Daniel Howes lays out a very cogent, disarmingly fair and hard to dismiss outline for what Michigan’s Governor should really say tonight in her State of the State address.

Given that she can’t run again (ok, at least not for that office), and has done very little to right a sinking ship in the last seven years (movie tax incentives aside), she could do much to get religion on restructuring state government and taxes—albeit late—as her tenure comes to a close.

Read Dan’s recommendations here. I wonder what Chris Bzdok, Traverse City's Mayor Pro Tem, would add to his prescriptions.

Friday, January 16, 2009

Supplier PR at Auto Shows?

In the chaos and buzz that is social marketing in 2009, often lost is the idea that PR—especially in “old school” industries like automotive—is still fundamentally about helping clients tell their story to their most important audiences. For B2B in automotive, the wires (Dow Jones, AP, Reuters, Bloomberg, et al.) are still a big deal. Our Honeywell client was jazzed that we were able to pull this together:

Honeywell sees more demand for turbochargers Reuters

Of course, Honeywell had no real news hook. But they had a real story thanks to Ford's turbo news. I’m not normally a fan of trying to move supplier stories at auto shows: media are there for cars, not car parts. But high-value, highly-differentiated technologies like turbochargers or advanced lithium-based batteries can earn coverage if positioned as pieces of larger stories and trends.

By the way, where were the battery guys making news? Could have been like batting practice on Wii sports.

Friday, January 9, 2009

We can do it for movies . . . why not batteries? Or business in general?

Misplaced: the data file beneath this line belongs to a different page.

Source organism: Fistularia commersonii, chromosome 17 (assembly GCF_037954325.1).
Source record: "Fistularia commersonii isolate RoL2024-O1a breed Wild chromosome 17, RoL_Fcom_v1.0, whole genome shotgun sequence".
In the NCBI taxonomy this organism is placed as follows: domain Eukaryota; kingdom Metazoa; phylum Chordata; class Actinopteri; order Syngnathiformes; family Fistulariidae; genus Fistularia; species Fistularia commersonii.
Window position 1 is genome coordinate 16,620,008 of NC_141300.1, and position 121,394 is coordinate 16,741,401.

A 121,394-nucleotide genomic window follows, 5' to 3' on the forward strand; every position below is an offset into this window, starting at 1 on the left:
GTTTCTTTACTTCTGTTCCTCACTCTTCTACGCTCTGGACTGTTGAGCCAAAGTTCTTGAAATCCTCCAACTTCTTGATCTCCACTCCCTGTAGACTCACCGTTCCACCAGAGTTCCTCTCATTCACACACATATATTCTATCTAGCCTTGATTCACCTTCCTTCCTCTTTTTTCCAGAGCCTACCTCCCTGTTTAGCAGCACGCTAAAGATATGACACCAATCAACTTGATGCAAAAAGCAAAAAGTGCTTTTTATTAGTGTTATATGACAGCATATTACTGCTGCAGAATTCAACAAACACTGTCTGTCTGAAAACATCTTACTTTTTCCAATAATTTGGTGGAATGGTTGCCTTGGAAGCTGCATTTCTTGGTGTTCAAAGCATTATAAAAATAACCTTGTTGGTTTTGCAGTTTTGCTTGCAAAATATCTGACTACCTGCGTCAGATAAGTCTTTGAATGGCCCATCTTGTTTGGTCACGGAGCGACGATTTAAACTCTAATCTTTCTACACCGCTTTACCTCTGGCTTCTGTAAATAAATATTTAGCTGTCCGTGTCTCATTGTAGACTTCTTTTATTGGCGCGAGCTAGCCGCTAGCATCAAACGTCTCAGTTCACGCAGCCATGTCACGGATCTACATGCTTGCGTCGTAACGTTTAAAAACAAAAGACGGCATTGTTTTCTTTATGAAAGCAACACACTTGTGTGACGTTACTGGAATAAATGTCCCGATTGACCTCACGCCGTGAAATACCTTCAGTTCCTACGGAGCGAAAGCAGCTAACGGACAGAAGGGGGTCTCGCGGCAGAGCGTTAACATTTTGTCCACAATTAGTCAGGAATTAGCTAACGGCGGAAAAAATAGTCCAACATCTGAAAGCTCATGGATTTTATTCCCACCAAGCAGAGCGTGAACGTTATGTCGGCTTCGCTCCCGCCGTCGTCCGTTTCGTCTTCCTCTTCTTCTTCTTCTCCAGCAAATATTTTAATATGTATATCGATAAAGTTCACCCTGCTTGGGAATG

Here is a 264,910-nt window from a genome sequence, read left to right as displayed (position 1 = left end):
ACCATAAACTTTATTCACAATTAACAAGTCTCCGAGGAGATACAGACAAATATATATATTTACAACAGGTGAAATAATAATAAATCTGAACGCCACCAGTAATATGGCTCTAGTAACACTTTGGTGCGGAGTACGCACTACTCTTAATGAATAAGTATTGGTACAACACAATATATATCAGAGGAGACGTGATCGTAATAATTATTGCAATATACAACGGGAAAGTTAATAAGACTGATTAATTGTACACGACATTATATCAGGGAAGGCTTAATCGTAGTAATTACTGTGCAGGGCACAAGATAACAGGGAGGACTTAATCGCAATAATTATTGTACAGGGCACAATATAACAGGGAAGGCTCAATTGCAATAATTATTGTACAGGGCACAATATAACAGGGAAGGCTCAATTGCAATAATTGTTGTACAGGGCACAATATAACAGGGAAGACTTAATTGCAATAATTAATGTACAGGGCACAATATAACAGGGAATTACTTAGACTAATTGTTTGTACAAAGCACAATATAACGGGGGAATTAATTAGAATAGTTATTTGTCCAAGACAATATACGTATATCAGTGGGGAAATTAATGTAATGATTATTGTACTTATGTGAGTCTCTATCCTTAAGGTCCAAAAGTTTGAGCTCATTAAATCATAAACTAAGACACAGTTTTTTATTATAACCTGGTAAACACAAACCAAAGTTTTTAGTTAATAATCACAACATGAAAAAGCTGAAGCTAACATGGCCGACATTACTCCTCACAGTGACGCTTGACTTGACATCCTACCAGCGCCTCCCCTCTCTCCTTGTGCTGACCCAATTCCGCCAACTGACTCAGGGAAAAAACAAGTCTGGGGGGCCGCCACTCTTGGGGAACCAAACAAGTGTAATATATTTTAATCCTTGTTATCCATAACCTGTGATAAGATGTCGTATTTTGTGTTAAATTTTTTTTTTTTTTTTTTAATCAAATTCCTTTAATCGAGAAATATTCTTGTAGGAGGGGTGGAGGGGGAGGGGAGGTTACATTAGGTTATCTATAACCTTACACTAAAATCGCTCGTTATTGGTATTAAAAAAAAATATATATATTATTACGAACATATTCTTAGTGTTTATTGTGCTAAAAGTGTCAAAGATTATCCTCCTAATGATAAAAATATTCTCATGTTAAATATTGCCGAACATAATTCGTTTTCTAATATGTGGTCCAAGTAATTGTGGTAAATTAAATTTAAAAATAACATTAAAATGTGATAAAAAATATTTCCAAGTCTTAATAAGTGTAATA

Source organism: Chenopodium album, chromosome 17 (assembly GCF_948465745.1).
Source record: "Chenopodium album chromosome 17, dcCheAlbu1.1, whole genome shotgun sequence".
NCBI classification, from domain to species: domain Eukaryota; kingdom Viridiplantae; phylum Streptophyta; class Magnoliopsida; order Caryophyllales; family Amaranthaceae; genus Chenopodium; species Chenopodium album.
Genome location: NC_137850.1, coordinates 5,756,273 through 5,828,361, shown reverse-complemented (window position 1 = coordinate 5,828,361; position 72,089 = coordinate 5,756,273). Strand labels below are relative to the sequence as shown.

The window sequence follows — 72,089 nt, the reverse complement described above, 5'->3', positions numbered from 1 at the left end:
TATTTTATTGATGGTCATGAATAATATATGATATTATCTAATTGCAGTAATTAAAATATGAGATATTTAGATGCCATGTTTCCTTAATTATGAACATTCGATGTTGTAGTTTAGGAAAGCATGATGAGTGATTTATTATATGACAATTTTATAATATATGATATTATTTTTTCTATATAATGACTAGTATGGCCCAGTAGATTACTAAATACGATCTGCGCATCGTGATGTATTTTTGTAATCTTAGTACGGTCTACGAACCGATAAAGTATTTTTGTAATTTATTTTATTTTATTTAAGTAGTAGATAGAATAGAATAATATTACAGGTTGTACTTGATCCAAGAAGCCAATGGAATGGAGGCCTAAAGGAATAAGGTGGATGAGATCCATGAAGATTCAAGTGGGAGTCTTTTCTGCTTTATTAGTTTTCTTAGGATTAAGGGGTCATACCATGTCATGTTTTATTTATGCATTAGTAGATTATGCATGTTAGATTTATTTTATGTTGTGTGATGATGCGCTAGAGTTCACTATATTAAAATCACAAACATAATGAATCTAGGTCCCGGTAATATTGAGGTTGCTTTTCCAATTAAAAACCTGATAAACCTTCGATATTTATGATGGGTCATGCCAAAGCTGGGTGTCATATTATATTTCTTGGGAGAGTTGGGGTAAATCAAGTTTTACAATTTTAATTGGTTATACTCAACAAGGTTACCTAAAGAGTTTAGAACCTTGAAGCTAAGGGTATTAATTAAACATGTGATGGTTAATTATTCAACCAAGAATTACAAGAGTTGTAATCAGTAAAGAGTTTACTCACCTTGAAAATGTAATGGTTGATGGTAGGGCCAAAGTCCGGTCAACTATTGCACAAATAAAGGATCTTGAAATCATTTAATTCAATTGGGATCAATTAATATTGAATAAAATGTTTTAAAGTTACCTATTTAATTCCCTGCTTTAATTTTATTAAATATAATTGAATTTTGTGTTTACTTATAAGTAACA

Here in the D, there's been a serious uptick in movie making over the last year or so. Why? The State has been serious and aggressive about soliciting movie makers to come here, and moreover, adding serious tax incentives to make Detroit and Michigan a more attractive place to shoot films. The new Clint Eastwood movie that looks awesome (anyone who pulls an M1 Garand instead of a shotty out for home protection is not to be fussed with in my book, great gun) and was shot in and around Detroit because of it.

Is anyone else thinking that, "Hell, if we can get movies made here through tax incentives, how about doing the same--if not more--for advanced battery research and production." Or if full employment, and higher paying employment, is a goal of state gov't, how about incentivizing the whole state somehow? I'm told Michigan's business climate is one of the worst in the county. Let's change that.

I'd vote for L. Brooks Patterson. Would you?

Thursday, January 8, 2009

B2B and Social Media: Yes We Can and Yes You Should

Quick: should social media be of interest to the old school world of automotive B2B public relations?

For about a year, I’ve struggled with this question, but now I think the answer is yes. My earlier doubts were only one-layer deep: were the powertrain purchasing folks at OEMs, for instance, really hanging out on Facebook? No, I concluded. But I may have been wrong in two ways I’d not thought of before.